Last week, I was distracted somewhat by a palaeontology article in Nature: Reisz and colleagues reported their discovery of some fossilised dinosaur embryos. Not exactly relevant to my research, but very cool nonetheless…
The remains that they unearthed in southern China are from the early Jurassic period, almost 200 million years old, and are thought to belong to a Lufengosaurus species. This was a sauropodomorph dinosaur: a group distinguished by their large size, with a very long neck and tail and a small head. The most famous of the sauropodomorphs were probably the Diplodocus species.
These fossils are so unusual, and so informative, because they include embryos at a range of developmental stages. The majority of fossilised dinosaur embryos discovered to date have been single clutches of eggs, all synchronised in their development, which provides only a snapshot of development in that particular species. Finding a whole collection of samples from the same species, but at different stages, gives a rare insight into the dynamics of development in an extinct animal.
The authors focused on the growth of the thigh bone, analysing 24 femurs that ranged in length from 12 to 22 mm. Using sectioning and histological techniques, they showed that these bones were highly vascularised at all stages, so they think that these giant dinosaurs began life with rapid embryonic growth.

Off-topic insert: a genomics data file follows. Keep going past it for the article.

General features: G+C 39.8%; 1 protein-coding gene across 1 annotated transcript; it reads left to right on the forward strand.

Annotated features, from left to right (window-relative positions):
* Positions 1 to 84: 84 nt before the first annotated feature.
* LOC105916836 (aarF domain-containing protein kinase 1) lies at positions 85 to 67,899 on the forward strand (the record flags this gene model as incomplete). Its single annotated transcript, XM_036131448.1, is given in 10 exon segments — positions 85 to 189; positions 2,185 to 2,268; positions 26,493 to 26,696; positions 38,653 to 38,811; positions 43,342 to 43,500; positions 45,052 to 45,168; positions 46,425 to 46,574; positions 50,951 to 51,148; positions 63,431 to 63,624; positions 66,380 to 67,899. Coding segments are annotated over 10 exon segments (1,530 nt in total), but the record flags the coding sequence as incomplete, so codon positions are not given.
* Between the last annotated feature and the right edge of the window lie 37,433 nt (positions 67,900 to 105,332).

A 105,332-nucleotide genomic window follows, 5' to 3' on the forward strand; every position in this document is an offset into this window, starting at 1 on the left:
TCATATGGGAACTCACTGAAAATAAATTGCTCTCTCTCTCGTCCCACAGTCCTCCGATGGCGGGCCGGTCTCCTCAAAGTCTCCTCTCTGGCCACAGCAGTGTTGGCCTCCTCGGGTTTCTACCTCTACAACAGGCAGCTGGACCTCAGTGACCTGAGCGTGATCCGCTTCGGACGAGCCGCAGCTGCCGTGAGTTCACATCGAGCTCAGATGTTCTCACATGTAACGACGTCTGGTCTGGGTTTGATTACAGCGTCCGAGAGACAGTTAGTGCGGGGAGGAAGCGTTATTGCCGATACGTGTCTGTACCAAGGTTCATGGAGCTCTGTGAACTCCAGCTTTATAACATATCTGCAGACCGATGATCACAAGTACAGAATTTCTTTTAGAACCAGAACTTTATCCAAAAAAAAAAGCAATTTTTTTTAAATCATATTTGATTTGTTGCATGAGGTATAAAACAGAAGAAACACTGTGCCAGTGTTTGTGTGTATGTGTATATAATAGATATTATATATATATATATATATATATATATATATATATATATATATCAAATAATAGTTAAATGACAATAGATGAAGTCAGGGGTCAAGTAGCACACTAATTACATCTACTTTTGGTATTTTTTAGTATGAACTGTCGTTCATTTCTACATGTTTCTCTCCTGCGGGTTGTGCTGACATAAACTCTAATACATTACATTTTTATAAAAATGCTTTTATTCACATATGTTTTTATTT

They also observed that the dinosaur femurs became thicker on one side as they grew larger, and developed a prominent fourth trochanter (an outgrowth to which the main thigh muscle attaches). In living tetrapods, asymmetrical bone thickening and the growth of skeletal features at muscle attachment sites depends on the muscles being active during embryonic development. This suggests that these ancient embryos also used their muscles to move around inside their eggs, and that these movements were an important part of their development too.
I was really amazed by how much information could be gleaned from these tiny fossilised remains. Geology rocks! In evo-devo, we use observations from extant species to make inferences about their common ancestors, but if palaeontology can provide insights into the embryonic development of extinct animals, it might help us to think about the evolution of some developmental processes from a different, and very interesting perspective.
Reisz, R.R. et al (2013) Embryology of Early Jurassic dinosaur from China with evidence of preserved organic remains, Nature 496: 210-214.